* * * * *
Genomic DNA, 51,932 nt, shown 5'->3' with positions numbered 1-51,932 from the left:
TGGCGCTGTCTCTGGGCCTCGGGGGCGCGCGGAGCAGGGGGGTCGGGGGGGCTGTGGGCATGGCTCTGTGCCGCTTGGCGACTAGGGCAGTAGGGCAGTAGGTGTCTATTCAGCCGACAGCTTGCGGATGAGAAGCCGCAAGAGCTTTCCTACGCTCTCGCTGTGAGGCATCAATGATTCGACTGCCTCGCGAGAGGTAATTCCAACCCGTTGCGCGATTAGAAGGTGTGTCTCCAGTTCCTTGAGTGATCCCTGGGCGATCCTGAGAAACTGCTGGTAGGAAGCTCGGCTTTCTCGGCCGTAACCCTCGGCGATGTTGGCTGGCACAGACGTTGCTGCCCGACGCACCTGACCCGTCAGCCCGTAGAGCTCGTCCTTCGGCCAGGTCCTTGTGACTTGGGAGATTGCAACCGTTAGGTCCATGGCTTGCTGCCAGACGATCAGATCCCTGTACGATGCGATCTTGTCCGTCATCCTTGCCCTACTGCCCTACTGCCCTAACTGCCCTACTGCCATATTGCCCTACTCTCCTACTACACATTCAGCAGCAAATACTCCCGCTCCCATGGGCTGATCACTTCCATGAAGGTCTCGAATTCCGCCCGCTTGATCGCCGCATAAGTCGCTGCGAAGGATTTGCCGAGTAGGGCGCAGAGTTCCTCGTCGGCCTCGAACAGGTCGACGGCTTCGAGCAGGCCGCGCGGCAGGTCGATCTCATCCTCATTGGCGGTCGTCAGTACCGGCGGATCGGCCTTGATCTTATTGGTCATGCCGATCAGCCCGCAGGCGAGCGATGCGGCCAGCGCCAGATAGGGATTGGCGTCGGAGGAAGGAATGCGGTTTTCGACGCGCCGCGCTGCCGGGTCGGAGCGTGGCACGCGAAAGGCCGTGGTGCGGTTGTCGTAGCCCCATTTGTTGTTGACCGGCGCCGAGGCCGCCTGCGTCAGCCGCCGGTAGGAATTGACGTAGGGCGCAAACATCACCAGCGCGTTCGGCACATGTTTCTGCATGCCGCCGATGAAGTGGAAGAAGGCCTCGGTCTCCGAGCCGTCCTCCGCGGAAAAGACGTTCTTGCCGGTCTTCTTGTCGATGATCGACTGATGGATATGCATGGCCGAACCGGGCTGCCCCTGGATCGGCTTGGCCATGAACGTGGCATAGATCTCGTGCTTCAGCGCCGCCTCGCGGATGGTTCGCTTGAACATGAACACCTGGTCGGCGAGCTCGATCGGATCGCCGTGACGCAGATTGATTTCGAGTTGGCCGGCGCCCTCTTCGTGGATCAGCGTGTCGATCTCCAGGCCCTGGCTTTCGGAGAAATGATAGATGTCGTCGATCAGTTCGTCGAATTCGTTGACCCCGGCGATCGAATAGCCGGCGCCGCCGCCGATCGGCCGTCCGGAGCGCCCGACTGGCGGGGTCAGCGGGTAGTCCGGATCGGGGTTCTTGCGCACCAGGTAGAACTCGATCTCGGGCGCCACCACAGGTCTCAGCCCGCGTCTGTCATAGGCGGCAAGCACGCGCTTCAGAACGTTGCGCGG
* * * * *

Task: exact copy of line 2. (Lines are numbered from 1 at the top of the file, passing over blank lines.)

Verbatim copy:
TGGCGCTGTCTCTGGGCCTCGGGGGCGCGCGGAGCAGGGGGGTCGGGGGGGCTGTGGGCATGGCTCTGTGCCGCTTGGCGACTAGGGCAGTAGGGCAGTAGGTGTCTATTCAGCCGACAGCTTGCGGATGAGAAGCCGCAAGAGCTTTCCTACGCTCTCGCTGTGAGGCATCAATGATTCGACTGCCTCGCGAGAGGTAATTCCAACCCGTTGCGCGATTAGAAGGTGTGTCTCCAGTTCCTTGAGTGATCCCTGGGCGATCCTGAGAAACTGCTGGTAGGAAGCTCGGCTTTCTCGGCCGTAACCCTCGGCGATGTTGGCTGGCACAGACGTTGCTGCCCGACGCACCTGACCCGTCAGCCCGTAGAGCTCGTCCTTCGGCCAGGTCCTTGTGACTTGGGAGATTGCAACCGTTAGGTCCATGGCTTGCTGCCAGACGATCAGATCCCTGTACGATGCGATCTTGTCCGTCATCCTTGCCCTACTGCCCTACTGCCCTAACTGCCCTACTGCCATATTGCCCTACTCTCCTACTACACATTCAGCAGCAAATACTCCCGCTCCCATGGGCTGATCACTTCCATGAAGGTCTCGAATTCCGCCCGCTTGATCGCCGCATAAGTCGCTGCGAAGGATTTGCCGAGTAGGGCGCAGAGTTCCTCGTCGGCCTCGAACAGGTCGACGGCTTCGAGCAGGCCGCGCGGCAGGTCGATCTCATCCTCATTGGCGGTCGTCAGTACCGGCGGATCGGCCTTGATCTTATTGGTCATGCCGATCAGCCCGCAGGCGAGCGATGCGGCCAGCGCCAGATAGGGATTGGCGTCGGAGGAAGGAATGCGGTTTTCGACGCGCCGCGCTGCCGGGTCGGAGCGTGGCACGCGAAAGGCCGTGGTGCGGTTGTCGTAGCCCCATTTGTTGTTGACCGGCGCCGAGGCCGCCTGCGTCAGCCGCCGGTAGGAATTGACGTAGGGCGCAAACATCACCAGCGCGTTCGGCACATGTTTCTGCATGCCGCCGATGAAGTGGAAGAAGGCCTCGGTCTCCGAGCCGTCCTCCGCGGAAAAGACGTTCTTGCCGGTCTTCTTGTCGATGATCGACTGATGGATATGCATGGCCGAACCGGGCTGCCCCTGGATCGGCTTGGCCATGAACGTGGCATAGATCTCGTGCTTCAGCGCCGCCTCGCGGATGGTTCGCTTGAACATGAACACCTGGTCGGCGAGCTCGATCGGATCGCCGTGACGCAGATTGATTTCGAGTTGGCCGGCGCCCTCTTCGTGGATCAGCGTGTCGATCTCCAGGCCCTGGCTTTCGGAGAAATGATAGATGTCGTCGATCAGTTCGTCGAATTCGTTGACCCCGGCGATCGAATAGCCGGCGCCGCCGCCGATCGGCCGTCCGGAGCGCCCGACTGGCGGGGTCAGCGGGTAGTCCGGATCGGGGTTCTTGCGCACCAGGTAGAACTCGATCTCGGGCGCCACCACAGGTCTCAGCCCGCGTCTGTCATAGGCGGCAAGCACGCGCTTCAGAACGTTGCGCGG